Atari 50: The Anniversary Celebration Review

Award of Excellence

Atari 50: The Anniversary Celebration Is part game collection, part documentary. You can just jump right into the game collection – which spans arcade, console, and computer games of the last 50 years, as well as some original re-imaginings of those games – but if you do, you’ll miss out on a fascinating look at the history of one of the most influential game makers of all time.

The game breaks down Atari’s history into a series of tracks focused on a different era in the company’s history. The different tracks follow a rough chronological order, but there is some natural overlap. For example, the 2600 was just coming into its own when the arcade industry was experiencing its golden age. The five tracks are Arcade Origins, Birth of the Console, Highs and Lows, The Dawn of PCs, and The 1990a and beyond, and each one can take you hours to get through.


Each track is organized as a horizontal timeline, with each node on the timeline featuring a vertical track of nodes dedicated to a particular game or topic. The nodes themselves each contain a variety of interactive items. There are video clips to watch, old marketing materials and manuals, as well as games that can be played. Some of the clips feature archival footage from documentaries and news reports, but the vast majority of them are original interviews created for this collection with the original programmers behind the games, as well as contemporary developers who were inspired by Atari games. Anyone with an interest in classic gaming will find it fascinating to learn about, say Adventure, hearing how the concept came about and the programming involved, seeing the original game’s artwork and manual, hearing Tim Schafer discuss how the game inspired him, and then finally getting the chance to play the original game. Even those who really know their stuff will be treated to some surprising gems, such as the chance to play the fourth Swordquest game, Airworld, which was never released, and that’s not the only unreleased game you’ll find in this collection. Pay attention and you’ll find ways to unlock even more games as you make your way through the timelines.


The bulk of the playable game collection here is made up of 2600 and arcade games, but there are also plenty of games from Atari’s computer lines, as well as its less successful consoles, the 5200, 7800, and Jaguar. You can even play a few games from Atari’s portable system, the Lynx, as well as a handheld Simon knock-off from the 1970a, Touch Me. You’ll also find some modernized versions of some of the games, with updated graphics and gameplay enhancements, as well as a couple of original games inspired by the classics. You can choose to play most of the games in their original aspect ratio, complete with raster scan lines if you’d like, with or without borders, or in a stretched version for modern 16x9 screens.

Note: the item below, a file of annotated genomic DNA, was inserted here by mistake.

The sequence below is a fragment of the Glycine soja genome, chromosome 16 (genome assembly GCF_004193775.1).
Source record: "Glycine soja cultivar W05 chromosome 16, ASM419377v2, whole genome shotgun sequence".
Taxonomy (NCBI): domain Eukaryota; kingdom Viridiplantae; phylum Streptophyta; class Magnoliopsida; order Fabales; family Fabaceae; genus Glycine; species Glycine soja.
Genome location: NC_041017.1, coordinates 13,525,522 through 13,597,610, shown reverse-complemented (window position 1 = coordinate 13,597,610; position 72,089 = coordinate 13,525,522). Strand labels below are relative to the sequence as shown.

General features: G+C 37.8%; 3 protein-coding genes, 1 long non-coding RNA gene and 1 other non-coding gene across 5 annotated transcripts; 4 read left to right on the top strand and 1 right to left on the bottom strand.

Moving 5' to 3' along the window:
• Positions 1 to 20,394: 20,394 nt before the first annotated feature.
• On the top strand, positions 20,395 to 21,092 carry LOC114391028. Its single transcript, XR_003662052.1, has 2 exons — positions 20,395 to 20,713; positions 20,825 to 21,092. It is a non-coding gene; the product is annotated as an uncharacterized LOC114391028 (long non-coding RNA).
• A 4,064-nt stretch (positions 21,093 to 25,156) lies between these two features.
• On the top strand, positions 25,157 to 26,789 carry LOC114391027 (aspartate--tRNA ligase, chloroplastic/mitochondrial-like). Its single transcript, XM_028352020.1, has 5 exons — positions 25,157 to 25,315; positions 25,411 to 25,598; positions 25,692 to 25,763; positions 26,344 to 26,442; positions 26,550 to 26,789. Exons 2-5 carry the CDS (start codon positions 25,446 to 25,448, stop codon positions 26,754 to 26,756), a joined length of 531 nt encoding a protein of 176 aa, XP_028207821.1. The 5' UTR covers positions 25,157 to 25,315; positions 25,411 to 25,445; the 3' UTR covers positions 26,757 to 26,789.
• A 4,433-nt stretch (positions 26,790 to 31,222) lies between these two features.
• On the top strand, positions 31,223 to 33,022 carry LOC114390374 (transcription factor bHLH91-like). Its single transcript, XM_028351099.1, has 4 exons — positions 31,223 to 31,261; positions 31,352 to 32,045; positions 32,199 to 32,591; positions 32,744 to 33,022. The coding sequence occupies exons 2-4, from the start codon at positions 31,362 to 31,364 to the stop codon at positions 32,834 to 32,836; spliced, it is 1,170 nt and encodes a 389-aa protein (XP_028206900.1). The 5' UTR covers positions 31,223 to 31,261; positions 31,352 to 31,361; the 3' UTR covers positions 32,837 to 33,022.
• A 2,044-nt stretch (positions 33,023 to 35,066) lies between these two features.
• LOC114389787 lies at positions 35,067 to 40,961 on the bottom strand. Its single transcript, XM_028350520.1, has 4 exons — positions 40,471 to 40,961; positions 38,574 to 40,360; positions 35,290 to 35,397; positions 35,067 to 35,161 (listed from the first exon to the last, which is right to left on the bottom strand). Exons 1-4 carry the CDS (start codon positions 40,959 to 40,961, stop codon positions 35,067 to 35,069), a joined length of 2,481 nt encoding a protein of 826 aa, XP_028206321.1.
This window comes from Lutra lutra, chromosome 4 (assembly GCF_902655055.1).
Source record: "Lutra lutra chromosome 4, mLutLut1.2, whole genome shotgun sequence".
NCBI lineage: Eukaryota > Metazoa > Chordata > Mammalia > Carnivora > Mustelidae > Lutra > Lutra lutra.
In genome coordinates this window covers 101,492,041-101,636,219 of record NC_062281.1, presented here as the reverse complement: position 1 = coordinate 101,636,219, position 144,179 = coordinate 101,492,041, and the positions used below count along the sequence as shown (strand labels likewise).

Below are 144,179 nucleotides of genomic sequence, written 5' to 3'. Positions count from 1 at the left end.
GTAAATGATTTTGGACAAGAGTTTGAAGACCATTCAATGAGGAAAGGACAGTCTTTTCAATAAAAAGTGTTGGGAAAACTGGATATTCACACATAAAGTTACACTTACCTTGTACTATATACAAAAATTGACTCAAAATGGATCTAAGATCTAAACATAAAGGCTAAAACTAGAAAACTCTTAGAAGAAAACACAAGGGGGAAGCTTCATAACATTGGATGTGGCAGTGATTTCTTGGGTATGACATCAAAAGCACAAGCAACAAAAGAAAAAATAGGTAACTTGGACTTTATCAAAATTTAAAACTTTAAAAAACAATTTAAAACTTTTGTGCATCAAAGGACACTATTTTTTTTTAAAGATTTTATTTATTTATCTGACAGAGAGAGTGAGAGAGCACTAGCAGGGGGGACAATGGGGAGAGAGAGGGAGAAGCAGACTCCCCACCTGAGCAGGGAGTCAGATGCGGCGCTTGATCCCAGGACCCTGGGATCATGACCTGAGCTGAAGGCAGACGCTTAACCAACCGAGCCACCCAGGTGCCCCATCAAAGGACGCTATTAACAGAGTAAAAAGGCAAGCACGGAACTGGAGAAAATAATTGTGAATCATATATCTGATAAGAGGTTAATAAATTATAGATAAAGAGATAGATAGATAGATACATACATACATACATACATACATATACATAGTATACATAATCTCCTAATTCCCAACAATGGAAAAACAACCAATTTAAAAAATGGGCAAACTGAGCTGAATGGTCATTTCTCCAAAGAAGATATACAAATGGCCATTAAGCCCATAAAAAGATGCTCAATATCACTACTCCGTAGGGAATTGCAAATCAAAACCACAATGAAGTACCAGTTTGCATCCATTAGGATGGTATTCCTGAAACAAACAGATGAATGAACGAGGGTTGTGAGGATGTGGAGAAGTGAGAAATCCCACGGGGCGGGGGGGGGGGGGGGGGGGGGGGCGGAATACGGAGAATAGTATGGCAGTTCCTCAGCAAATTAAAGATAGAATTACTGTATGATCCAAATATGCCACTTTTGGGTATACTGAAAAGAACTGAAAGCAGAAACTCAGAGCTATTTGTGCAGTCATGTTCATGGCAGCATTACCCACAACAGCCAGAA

In all there are over 100 games packed into this collection. While some of these, especially the arcade classics, will have you coming back to play multiple times, there are plenty of titles here that will provide you with a couple of games played out of curiosity. Some of the very first arcade games and many of the 2600 games are pretty primitive by today’s standards, and the gameplay simply has not stood the test of time in the same way that games like Asteroids, Tempest, and Centipede have.

I’ve played plenty of retro collections that either just give you a library of games alone, or accompany the games with a bunch of box shots and manuals that you often have to unlock through play, all thrown together under a menu almost as an afterthought. Atari 50: The Anniversary Celebration is nothing like those game collections. I thoroughly enjoyed making my way through each chapter - the videos are fascinating and playing the games after learning about the story behind them made me see some old favorites in an entirely new light. Atari 50: The Anniversary Celebration is a game-changer – it’s the way all future retro game collections should be made.

Final Rating: 90% - This look back at the first 50 years of Atari is a look into the future of how retro game collections should be made.


Note: A review code for this game was provided by the publisher.